Hi. Next to an officer's sidearm, the flashlight is his most important tool. The new Pelican
7060 reinvents the flashlight with a number of technical breakthroughs.
The dual switch, for example, allows the light to be turned on with one switch and off with
the other. Seems like a simple feature, but Pelican is the only flashlight manufacturer
in the world that could make it work
We've known for a long time that light-emitting diodes will make a better flashlight. LEDs
don't have a filament to break, so you'll never replace a bulb.
They use less power, and don't burn as hot either. But until now, LED's just weren't
bright enough for police work.
The 7060 has a clean, white LED beam that can reach over a hundred yards. The powerful
3 watt LED module generates a 130 lumens, making it the first tactical light that's
as bright as an incandescent bulb.
The light throws out a focused high intensity center beam that forms a spot 3 feet in diameter
at 30 feet distance.
From ten feet the spot is reduced to just a foot. But the lamp reflector is designed
to provide a secondary six foot periphery light. This makes the 7060 ideal for room
Plus, both switches work with momentary on. With a light touch, the beam can be activated
for just a split second, to avoid exposing your position.
It also creates momentary blindness if pulsed rapidly in a suspect's eyes.
You might be wondering what these ribs are around the lamp module.
They're actually cooling fins, or what engineers call a heat sink. These draw heat away from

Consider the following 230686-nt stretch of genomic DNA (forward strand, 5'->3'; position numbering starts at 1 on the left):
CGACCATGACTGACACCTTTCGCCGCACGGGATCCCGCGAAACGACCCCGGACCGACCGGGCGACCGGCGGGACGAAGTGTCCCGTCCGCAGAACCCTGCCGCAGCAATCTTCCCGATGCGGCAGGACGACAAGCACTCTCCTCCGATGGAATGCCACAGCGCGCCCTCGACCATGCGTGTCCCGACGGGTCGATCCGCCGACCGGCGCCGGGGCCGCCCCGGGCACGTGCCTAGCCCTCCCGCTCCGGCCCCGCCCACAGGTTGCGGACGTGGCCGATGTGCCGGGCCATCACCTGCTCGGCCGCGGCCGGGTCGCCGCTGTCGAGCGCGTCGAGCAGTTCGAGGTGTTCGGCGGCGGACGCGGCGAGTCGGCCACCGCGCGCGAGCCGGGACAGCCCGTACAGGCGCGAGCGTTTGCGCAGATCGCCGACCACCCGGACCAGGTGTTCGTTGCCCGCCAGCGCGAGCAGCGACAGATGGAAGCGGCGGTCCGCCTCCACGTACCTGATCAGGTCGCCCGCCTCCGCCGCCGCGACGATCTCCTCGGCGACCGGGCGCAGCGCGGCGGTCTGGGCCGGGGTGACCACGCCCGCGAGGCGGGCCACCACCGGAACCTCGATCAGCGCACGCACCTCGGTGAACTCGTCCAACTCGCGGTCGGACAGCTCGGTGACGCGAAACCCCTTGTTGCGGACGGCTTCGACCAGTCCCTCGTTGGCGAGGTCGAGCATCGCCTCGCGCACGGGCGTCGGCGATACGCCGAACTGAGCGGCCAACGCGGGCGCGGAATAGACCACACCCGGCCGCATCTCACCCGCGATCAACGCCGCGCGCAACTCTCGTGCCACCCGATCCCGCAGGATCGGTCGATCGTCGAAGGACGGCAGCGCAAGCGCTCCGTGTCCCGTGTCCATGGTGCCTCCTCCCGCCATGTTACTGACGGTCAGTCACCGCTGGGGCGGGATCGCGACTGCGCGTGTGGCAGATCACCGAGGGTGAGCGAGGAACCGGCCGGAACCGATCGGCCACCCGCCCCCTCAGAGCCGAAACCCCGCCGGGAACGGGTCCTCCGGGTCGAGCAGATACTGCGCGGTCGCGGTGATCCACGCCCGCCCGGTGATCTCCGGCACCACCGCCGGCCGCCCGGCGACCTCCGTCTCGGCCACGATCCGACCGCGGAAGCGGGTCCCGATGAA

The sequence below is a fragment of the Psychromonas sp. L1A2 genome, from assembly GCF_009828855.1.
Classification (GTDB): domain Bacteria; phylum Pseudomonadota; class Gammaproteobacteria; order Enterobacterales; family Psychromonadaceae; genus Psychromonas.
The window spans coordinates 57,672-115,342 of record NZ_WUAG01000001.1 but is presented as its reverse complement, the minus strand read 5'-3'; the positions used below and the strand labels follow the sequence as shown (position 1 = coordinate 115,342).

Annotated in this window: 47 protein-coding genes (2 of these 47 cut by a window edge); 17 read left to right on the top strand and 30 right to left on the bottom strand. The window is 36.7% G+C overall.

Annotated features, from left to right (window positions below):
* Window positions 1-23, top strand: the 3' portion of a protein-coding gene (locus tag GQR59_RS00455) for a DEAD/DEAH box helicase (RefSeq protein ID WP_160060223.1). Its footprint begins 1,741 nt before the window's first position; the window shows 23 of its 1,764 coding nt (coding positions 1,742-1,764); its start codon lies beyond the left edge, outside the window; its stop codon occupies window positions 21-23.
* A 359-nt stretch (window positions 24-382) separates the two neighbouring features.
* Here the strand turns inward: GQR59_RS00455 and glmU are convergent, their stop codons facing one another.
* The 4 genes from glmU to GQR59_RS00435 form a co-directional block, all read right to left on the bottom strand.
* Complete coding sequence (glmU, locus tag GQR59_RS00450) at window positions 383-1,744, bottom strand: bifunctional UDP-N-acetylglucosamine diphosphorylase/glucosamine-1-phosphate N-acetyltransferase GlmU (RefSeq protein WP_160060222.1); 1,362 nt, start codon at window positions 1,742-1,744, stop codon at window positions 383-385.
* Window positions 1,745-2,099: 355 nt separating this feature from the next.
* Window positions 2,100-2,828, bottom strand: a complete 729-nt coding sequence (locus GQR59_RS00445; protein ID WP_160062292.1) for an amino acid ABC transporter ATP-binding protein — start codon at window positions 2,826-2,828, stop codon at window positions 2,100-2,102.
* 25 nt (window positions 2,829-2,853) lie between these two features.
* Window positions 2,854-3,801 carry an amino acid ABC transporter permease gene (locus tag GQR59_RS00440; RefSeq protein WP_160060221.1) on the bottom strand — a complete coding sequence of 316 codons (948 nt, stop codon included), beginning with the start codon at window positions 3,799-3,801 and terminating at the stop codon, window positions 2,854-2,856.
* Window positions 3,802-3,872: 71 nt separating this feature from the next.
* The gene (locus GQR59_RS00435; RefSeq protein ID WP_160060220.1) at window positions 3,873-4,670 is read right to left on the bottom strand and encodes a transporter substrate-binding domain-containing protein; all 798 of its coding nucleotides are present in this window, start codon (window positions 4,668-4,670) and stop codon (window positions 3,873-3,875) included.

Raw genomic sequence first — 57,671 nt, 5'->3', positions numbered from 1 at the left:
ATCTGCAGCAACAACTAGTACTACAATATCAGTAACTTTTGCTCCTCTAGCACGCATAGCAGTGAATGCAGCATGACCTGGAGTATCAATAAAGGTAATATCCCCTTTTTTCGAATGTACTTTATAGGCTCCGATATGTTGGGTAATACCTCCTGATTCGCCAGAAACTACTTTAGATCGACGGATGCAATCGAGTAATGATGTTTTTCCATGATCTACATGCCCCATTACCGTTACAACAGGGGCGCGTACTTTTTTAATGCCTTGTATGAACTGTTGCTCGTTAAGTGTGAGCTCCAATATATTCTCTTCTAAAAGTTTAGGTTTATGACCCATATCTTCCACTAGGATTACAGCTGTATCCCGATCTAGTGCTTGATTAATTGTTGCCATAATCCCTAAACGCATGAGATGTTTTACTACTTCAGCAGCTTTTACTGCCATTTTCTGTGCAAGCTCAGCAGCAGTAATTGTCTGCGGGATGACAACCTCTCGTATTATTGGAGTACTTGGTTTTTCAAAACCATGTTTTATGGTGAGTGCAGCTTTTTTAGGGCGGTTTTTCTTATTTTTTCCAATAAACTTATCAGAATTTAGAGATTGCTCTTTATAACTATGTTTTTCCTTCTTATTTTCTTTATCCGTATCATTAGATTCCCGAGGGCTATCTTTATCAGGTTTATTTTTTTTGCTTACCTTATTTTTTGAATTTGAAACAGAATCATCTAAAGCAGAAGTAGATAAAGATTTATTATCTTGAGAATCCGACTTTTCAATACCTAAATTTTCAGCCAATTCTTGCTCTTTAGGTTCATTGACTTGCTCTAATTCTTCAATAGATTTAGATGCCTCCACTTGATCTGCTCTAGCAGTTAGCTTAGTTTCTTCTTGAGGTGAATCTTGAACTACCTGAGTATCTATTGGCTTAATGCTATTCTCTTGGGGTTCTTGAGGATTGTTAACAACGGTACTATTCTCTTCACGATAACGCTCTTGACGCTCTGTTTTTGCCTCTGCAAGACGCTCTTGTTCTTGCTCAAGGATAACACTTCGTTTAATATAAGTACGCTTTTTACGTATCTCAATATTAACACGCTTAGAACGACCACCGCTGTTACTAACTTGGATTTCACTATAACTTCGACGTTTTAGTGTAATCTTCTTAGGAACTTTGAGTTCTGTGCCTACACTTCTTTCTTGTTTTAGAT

the LED module and keep the 7060 at it's best operating temperature.
And heat is why it's never a good idea to set a flashlight lens down on a surface while
it's on. To help the user avoid this, the 7060 has a serrated lens shroud.
When placed lens down the light spills out, so it's easy to see that it's still on.
So why do people naturally want to stand a light on its head? Actually it's quite simple.
They tend to roll away.
That's one reason why every Pelican flashlight has a distinctive octagonal shape. Placed
on an incline surface, like the hood of a patrol car, and it's not going to roll away.
This is what powers the 7060. It's a 3.7 volt lithium ion battery, weighing just a hair
over two ounces. You would need three D cell batteries weighing fifteen ounces to get the
same amount of power.
You'll get ninety minutes of burn time when fully charged, which is far longer than the
usual police call. A 12-volt in-vehicle charger makes topping off the power between calls
A really amazing feature of the 7060 is the electrical current regulator. A microchip
continually adjusts the power to the land module to maintain the same one hundred and
thirty lumens of blinding brightness, through the full ninety minutes of burn time.
About five minutes prior to battery failure, the LED blinks twice, every few minutes, to
let you know it's time to snap it into the charger.
So, for the best patrol and tactical application flashlight, choose the Pelican 7060.